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Eight governors call on feds to immediately send out vaccine doses now in reserve

Eight governors call on feds to immediately send out vaccine doses now in reserve
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A group of eight governors is calling on the Trump administration to release coronavirus vaccine doses that are currently being held in reserve to states that request them immediately.

The Trump administration’s current strategy is to hold back half of the available doses of vaccine to ensure that there is enough supply for everyone who gets the first dose to get a second dose. 

But the governors, all Democrats, say that it does not make sense to have vaccine sitting in freezers, and the reserved doses should be distributed, with the confidence that enough doses will be manufactured to provide for second doses down the line.

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“While some of these life-saving vaccines are sitting in Pfizer freezers, our nation is losing 2,661 Americans each day, according to the latest seven-day average,” the governors wrote in a letter to Secretary of Health and Human Services Alex Azar and Gen. Gustave Perna of Operation Warp Speed. “The failure to distribute these doses to states who request them is unconscionable and unacceptable. We demand that the federal government begin distributing these reserved doses to states immediately.”

The governors signing the letter are Michigan’s Gretchen WhitmerGretchen Whitmer'SNL' envisions Fauci as game show host, giving winners vaccines Two men charged with making threatening calls to Michigan officials Biden sparks Twitter debate over pronunciation of Midwest supermarket chain MORE, California’s Gavin NewsomGavin NewsomTanden withdraws nomination as Biden budget chief Lockdowns are conservatives' opportunity of a lifetime Padilla has 'big Chuck Taylors to fill' in replacing Harris MORE, Kansas’s Laura Kelly, Illinois’s J.B. Pritzker, Minnesota’s Tim WalzTim WalzJudge limits courtroom to one George Floyd family member at a time during Chauvin trial Minneapolis beefs up security ahead of former officer's trial in George Floyd death Officials: Barr blocked officer plea deal in George Floyd death MORE, New York’s Andrew CuomoAndrew CuomoMajority of New York voters say Cuomo should not be reelected: poll Gillibrand: Cuomo allegations 'completely unacceptable' NY lawmakers agree to strip Cuomo of pandemic-related emergency powers MORE, Washington’s Jay InsleeJay Robert InsleeWashington state officials warn providers offering VIP vaccine access Legislators go after governors to rein in COVID-19 powers Inslee rebukes hospital over vaccine appointments for donors MORE, and Wisconsin’s Tony EversTony EversDemocrats must prepare now for a contested 2024 election Wisconsin legislation would ban transgender athletes through college level Wisconsin bill would require playing of national anthem at taxpayer-funded venues MORE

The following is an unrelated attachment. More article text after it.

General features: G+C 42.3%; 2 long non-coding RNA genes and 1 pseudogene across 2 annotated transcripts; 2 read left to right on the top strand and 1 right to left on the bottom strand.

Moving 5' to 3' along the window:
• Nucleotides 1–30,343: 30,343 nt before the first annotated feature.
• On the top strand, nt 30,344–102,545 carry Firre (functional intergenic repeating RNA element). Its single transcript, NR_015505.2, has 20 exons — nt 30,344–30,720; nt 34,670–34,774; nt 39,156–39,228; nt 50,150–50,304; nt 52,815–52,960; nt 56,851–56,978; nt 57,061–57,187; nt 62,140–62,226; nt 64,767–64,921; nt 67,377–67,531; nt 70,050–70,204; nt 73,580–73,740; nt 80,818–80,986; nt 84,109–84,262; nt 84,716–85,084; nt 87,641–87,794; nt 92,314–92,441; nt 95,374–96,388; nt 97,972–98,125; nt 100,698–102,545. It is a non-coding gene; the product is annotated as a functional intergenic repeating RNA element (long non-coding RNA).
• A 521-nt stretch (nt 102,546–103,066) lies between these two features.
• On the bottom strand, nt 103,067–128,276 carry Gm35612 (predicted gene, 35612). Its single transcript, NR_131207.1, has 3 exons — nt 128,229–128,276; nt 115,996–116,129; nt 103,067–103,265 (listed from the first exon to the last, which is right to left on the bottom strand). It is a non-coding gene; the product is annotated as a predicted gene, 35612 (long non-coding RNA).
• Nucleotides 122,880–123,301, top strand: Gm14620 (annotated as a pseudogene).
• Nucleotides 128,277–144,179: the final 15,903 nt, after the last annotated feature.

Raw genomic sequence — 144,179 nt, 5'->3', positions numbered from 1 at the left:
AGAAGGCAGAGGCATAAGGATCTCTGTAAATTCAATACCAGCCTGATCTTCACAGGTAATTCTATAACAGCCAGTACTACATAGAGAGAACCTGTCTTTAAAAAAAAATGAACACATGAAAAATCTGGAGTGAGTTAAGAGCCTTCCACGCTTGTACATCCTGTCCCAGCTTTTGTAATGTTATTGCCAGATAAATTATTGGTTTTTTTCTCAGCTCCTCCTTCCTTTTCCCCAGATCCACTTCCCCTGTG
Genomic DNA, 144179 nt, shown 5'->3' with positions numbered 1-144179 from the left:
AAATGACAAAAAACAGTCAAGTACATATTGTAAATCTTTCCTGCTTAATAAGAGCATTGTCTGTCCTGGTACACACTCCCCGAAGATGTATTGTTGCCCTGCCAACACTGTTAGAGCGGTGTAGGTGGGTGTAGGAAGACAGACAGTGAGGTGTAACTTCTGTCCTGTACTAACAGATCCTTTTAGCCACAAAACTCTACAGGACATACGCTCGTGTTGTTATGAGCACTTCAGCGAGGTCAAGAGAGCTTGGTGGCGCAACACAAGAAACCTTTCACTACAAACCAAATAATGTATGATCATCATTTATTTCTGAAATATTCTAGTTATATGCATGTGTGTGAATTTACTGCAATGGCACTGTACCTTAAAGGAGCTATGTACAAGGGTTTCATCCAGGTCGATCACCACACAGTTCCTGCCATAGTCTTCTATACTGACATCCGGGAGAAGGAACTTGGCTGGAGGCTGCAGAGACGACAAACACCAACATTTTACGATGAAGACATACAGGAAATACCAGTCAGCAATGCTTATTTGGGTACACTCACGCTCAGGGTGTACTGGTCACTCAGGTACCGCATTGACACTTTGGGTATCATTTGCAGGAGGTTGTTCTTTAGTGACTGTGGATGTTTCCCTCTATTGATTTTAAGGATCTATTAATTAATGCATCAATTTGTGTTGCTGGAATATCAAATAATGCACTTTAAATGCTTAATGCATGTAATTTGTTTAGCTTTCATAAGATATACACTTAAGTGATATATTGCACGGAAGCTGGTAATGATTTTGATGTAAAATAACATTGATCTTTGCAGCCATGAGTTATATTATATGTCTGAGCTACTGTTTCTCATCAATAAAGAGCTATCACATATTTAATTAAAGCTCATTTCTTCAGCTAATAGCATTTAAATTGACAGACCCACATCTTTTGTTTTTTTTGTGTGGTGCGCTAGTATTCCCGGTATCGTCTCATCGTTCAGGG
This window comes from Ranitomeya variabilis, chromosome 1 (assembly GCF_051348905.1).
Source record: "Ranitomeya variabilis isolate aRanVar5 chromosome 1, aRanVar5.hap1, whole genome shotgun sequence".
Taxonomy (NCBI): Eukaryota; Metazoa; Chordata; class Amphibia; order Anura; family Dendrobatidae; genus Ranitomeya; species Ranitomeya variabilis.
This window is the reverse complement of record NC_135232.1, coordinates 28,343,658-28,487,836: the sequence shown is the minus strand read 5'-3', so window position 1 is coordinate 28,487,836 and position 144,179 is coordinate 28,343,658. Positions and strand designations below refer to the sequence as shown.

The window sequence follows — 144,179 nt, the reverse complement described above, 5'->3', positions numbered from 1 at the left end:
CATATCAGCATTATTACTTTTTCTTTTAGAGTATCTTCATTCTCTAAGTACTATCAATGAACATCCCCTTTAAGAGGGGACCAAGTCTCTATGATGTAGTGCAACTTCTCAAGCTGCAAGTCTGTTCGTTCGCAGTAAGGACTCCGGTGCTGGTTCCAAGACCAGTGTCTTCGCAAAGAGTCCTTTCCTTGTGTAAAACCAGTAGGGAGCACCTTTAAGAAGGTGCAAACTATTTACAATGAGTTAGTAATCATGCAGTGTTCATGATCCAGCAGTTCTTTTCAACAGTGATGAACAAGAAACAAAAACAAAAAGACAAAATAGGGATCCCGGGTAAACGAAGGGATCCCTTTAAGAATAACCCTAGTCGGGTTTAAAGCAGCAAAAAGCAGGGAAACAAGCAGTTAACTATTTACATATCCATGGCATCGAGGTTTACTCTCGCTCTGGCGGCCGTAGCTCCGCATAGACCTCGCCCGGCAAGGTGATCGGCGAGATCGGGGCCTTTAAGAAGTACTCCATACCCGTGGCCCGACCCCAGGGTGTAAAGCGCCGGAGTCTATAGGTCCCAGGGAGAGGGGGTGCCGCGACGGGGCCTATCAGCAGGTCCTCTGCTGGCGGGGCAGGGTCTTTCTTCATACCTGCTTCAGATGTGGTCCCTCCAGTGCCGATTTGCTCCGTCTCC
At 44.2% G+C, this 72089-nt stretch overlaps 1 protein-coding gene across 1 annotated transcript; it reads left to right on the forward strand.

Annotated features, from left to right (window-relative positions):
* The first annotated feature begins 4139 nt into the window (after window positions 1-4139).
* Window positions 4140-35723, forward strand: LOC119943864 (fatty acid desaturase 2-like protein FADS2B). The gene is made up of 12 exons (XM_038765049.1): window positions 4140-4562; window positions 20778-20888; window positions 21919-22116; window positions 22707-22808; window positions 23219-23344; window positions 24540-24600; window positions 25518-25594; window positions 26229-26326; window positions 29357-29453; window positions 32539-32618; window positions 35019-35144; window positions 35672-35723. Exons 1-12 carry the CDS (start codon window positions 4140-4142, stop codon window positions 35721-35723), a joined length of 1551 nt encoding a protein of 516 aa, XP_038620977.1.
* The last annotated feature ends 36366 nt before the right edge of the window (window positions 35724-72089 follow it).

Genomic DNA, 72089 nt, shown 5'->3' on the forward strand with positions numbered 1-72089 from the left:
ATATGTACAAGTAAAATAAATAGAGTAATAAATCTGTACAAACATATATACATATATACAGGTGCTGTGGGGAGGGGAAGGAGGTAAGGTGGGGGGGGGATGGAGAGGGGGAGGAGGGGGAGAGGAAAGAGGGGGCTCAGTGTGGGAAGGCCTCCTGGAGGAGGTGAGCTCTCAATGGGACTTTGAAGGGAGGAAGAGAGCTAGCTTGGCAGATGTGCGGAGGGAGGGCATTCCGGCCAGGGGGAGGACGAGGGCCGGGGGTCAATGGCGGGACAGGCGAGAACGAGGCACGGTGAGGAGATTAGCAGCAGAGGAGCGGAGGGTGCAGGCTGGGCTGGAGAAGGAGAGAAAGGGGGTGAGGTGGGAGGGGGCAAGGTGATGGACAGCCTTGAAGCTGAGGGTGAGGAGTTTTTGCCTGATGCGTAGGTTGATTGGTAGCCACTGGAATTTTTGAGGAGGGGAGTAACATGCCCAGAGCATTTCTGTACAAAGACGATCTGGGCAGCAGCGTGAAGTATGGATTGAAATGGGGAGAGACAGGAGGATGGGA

The Trump administration, though, indicated that it is not going to change its strategy of holding second doses in reserve, and responded that states have not administered all of the doses they have received already.

“Operation Warp Speed is continuing to ensure second doses are available to vaccine administration sites, at appropriate intervals, as directed by jurisdiction leaders,” a Department of Health and Human Services spokesperson said. “We would be delighted to learn that jurisdictions have actually administered many more doses than they are presently reporting.”

The Trump administration is encouraging states to expand the categories of people eligible for the vaccine doses as a way to speed up the process and ensure tight criteria are not slowing it down. 

The back and forth between the states and the federal government comes as the initial vaccine rollout has gone slower than expected. So far, about 6 million out of roughly 21 million doses distributed have been administered, according to the Centers for Disease Control and Prevention.